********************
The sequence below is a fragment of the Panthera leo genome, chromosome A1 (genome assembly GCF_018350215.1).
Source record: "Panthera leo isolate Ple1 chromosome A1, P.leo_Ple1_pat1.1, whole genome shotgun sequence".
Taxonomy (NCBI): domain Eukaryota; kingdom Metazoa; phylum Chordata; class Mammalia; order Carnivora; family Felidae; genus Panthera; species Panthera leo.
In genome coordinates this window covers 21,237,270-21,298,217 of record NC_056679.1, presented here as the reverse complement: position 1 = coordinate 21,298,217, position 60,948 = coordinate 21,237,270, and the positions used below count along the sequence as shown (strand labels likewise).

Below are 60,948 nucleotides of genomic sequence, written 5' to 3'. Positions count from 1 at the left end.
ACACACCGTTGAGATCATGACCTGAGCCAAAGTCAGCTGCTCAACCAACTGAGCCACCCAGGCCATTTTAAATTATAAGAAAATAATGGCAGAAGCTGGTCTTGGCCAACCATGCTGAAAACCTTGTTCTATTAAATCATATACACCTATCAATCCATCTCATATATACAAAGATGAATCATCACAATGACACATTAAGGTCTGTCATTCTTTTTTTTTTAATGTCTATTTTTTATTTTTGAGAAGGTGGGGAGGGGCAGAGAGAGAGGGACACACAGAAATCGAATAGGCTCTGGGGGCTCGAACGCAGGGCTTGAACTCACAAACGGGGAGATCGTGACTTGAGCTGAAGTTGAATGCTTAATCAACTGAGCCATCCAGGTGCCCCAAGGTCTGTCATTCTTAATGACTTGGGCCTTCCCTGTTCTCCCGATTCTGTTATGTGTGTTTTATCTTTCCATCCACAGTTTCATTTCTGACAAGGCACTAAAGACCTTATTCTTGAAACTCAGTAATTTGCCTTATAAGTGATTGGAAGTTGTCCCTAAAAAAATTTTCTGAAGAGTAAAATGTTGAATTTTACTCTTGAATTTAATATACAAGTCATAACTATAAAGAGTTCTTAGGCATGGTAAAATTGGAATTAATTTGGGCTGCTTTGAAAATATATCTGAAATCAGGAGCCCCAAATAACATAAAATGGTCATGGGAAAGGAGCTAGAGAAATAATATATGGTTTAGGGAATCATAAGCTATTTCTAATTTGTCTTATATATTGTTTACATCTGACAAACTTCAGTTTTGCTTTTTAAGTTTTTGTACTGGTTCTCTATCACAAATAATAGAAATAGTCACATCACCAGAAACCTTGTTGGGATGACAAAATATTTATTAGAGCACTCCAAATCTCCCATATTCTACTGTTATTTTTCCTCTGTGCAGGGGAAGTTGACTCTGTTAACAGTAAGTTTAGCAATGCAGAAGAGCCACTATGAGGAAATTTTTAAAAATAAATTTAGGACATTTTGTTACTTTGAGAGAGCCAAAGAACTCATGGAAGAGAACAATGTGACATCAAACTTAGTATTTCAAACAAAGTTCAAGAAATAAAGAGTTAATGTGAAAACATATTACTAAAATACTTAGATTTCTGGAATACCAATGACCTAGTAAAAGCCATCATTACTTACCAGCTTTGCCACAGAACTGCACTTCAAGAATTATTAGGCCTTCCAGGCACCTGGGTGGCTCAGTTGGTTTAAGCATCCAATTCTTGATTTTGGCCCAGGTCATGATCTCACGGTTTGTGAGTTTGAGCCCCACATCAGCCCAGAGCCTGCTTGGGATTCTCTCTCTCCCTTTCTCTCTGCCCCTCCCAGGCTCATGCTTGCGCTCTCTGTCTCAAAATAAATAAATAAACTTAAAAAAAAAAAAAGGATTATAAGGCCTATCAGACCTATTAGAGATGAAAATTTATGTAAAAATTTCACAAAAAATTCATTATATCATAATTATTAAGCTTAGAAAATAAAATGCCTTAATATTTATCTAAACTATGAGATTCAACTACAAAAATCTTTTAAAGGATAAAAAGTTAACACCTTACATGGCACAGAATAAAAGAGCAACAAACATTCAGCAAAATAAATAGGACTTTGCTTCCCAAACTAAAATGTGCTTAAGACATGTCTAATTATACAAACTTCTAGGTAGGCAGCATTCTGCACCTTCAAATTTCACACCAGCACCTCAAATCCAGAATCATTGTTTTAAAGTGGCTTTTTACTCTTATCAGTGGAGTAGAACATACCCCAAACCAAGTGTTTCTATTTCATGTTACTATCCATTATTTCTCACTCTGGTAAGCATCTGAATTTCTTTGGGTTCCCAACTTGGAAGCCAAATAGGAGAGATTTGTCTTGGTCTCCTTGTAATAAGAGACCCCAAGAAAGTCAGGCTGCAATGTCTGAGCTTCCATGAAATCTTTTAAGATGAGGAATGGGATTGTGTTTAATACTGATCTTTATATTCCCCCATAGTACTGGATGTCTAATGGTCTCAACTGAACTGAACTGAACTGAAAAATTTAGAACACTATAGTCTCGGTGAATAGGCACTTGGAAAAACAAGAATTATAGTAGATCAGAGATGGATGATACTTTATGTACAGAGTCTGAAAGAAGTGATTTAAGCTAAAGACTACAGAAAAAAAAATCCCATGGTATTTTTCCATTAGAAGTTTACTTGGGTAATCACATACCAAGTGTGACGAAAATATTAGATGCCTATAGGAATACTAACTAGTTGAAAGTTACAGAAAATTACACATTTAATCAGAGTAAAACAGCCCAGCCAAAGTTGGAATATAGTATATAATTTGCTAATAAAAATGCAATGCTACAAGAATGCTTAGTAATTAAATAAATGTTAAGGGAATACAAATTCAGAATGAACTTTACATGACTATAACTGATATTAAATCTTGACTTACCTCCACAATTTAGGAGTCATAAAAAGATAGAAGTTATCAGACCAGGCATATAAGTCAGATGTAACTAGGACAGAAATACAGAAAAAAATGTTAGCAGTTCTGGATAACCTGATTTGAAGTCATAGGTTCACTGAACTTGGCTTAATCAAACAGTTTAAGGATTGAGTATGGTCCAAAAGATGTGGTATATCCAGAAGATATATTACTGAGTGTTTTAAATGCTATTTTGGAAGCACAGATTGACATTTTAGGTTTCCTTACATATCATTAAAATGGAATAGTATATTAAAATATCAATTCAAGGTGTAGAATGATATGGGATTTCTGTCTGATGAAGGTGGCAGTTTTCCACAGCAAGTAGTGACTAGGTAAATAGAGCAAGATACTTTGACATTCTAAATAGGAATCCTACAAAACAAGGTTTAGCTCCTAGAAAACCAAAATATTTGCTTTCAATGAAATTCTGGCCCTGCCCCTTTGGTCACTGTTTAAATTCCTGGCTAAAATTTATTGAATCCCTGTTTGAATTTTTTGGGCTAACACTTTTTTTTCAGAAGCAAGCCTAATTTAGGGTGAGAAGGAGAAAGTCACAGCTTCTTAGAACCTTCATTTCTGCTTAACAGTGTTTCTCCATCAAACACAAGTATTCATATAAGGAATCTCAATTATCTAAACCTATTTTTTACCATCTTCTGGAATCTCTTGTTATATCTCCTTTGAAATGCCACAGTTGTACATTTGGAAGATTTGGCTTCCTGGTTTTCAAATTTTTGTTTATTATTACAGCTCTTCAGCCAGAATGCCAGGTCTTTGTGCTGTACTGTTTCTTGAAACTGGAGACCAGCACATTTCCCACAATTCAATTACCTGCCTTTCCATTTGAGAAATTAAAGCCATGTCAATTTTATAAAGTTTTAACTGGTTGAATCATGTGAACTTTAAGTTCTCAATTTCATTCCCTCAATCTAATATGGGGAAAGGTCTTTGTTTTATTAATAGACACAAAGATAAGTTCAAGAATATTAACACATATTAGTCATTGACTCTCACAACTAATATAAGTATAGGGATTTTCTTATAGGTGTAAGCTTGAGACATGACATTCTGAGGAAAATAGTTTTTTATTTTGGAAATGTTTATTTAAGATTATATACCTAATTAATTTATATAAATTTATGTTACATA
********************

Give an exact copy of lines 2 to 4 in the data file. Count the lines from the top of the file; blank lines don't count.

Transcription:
Source record: "Panthera leo isolate Ple1 chromosome A1, P.leo_Ple1_pat1.1, whole genome shotgun sequence".
Taxonomy (NCBI): domain Eukaryota; kingdom Metazoa; phylum Chordata; class Mammalia; order Carnivora; family Felidae; genus Panthera; species Panthera leo.
In genome coordinates this window covers 21,237,270-21,298,217 of record NC_056679.1, presented here as the reverse complement: position 1 = coordinate 21,298,217, position 60,948 = coordinate 21,237,270, and the positions used below count along the sequence as shown (strand labels likewise).